Celina Independent School District has succumbed to sports mania, joining its North Texas neighbors in voting to spend tens of millions of education dollars on athletic facilities instead of building classrooms for the small but growing district.

Celina school board members unanimously approved a $24.5 million athletics complex at Celina High School that includes a football stadium, field house, athletic building, film room, and an $800,000 scoreboard, among other amenities.

Modest by Collin County mega-stadium standards, Celina’s football stadium will hold 6,500 seats, with room to expand to 10,000. Construction is expected to take a year.

Allen ISD’s trendsetting $60 million stadium complex, completed in 2012, seats 18,000. McKinney ISD’s just-opened stadium cost taxpayers $70 million and holds 12,000. Celina ISD currently has only about 2,600 students across six campuses – less than half the enrollment of Allen High School alone.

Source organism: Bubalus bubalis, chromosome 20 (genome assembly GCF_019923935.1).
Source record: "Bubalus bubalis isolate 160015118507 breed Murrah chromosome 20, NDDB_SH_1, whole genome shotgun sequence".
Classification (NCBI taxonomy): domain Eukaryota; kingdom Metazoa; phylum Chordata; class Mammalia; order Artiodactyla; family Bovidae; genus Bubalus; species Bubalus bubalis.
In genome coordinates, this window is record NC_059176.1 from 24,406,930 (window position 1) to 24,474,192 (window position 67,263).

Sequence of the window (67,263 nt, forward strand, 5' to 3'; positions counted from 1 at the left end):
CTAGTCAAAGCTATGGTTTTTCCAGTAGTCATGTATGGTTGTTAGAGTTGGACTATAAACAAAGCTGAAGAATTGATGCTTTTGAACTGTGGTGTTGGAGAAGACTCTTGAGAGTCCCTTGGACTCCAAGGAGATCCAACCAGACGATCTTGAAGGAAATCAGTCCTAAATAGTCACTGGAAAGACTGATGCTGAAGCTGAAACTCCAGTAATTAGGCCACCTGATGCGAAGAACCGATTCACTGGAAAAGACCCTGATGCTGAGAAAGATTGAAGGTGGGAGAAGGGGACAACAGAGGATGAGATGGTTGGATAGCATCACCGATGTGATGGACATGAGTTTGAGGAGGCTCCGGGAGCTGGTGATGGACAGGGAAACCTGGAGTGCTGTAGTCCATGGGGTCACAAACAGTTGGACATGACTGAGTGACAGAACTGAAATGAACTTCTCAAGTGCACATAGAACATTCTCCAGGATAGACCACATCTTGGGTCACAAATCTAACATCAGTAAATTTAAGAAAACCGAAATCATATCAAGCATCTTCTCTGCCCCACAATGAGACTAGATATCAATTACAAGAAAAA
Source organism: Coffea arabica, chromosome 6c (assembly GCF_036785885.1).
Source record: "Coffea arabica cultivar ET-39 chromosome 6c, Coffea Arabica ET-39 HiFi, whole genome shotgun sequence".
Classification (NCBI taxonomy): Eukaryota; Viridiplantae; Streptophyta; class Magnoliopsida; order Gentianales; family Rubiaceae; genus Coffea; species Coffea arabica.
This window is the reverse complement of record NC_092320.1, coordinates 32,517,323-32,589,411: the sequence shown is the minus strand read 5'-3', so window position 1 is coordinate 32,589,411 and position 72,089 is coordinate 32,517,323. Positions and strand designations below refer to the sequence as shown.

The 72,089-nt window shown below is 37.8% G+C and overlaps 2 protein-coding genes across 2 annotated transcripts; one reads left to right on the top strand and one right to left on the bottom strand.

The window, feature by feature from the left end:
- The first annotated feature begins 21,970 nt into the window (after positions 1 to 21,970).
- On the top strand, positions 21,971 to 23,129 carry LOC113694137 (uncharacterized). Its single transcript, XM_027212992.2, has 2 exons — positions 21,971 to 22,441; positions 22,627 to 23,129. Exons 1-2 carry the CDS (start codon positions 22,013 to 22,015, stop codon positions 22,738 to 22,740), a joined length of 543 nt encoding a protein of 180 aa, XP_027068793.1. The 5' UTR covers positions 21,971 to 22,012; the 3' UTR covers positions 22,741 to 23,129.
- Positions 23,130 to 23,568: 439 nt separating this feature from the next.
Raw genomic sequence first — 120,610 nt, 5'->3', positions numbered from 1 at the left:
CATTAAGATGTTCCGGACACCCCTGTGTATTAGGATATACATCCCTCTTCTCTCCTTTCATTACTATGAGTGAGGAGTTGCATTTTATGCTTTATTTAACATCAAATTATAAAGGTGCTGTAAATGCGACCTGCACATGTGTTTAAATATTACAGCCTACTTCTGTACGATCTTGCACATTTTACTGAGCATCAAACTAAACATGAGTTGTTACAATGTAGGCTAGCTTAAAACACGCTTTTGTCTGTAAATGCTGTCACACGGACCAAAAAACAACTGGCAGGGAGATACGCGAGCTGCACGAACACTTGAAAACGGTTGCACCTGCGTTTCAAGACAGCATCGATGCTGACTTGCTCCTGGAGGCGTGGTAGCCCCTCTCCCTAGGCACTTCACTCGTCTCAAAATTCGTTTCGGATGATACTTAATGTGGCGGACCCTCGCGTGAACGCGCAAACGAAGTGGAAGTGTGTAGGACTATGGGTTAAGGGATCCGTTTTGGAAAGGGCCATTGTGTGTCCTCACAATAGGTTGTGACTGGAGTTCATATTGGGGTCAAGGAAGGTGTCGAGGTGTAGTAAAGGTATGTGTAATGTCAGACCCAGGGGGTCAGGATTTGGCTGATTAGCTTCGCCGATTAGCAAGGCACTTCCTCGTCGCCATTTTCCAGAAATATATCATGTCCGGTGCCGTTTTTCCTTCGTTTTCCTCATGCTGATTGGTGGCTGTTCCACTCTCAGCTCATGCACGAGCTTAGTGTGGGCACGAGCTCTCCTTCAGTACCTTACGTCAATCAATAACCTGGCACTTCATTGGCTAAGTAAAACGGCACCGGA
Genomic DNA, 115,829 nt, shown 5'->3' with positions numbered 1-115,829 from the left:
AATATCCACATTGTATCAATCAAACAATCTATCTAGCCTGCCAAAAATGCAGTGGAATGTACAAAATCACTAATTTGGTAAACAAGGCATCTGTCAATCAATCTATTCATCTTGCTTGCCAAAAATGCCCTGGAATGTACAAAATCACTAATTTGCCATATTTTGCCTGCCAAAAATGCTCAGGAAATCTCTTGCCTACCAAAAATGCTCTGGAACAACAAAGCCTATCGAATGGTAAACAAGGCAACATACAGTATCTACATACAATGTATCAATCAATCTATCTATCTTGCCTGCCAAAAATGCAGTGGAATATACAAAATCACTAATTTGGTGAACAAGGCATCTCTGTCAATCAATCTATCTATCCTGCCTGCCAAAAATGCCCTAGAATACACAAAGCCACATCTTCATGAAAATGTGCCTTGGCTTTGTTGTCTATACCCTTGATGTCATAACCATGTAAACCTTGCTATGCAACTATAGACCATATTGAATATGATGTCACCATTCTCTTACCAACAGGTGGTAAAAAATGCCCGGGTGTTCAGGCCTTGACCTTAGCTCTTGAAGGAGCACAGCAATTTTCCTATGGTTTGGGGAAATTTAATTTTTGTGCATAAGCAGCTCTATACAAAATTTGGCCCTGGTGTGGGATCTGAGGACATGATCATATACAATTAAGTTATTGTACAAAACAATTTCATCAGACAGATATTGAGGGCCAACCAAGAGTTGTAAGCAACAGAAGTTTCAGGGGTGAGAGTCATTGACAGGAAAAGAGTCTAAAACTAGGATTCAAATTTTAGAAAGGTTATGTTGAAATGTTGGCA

Taxpayers will pick up the $24.5 million tab for the Celina complex as part of a $34.3 million bond package approved by voters in November 2008, though not specifically for athletic facilities. The cost plus interest will be repaid with property taxes.

According to the district’s bond data, CISD taxpayers are now on the hook for $175 million in bond debt principal and interest — more than $12,000 for every single resident, and over $67,000 per student.

The district’s total budget for the 2018-19 school year is $61 million, including $27.8 million in capital projects.

Celina ISD, which calls itself the “Destination District,” expects significant increases in enrollment as the area’s population explodes in the next few years. Anticipating such fast growth, the district’s responsibility to taxpayers should have been to reserve its approved bond debt to spend on new classroom capacity and ask voters to okay a separate bond issue to pay for new sports facilities.

While many high school sports boosters support mega-stadiums, more and more Texas taxpayers want school districts to spend education dollars on things that educate students.

Erin Anderson

Erin Anderson is a Senior Journalist for Texas Scorecard, reporting on state and local issues, events, and government actions that impact people in communities throughout Texas and the DFW Metroplex. A native Texan, Erin grew up in the Houston area and now lives in Collin County.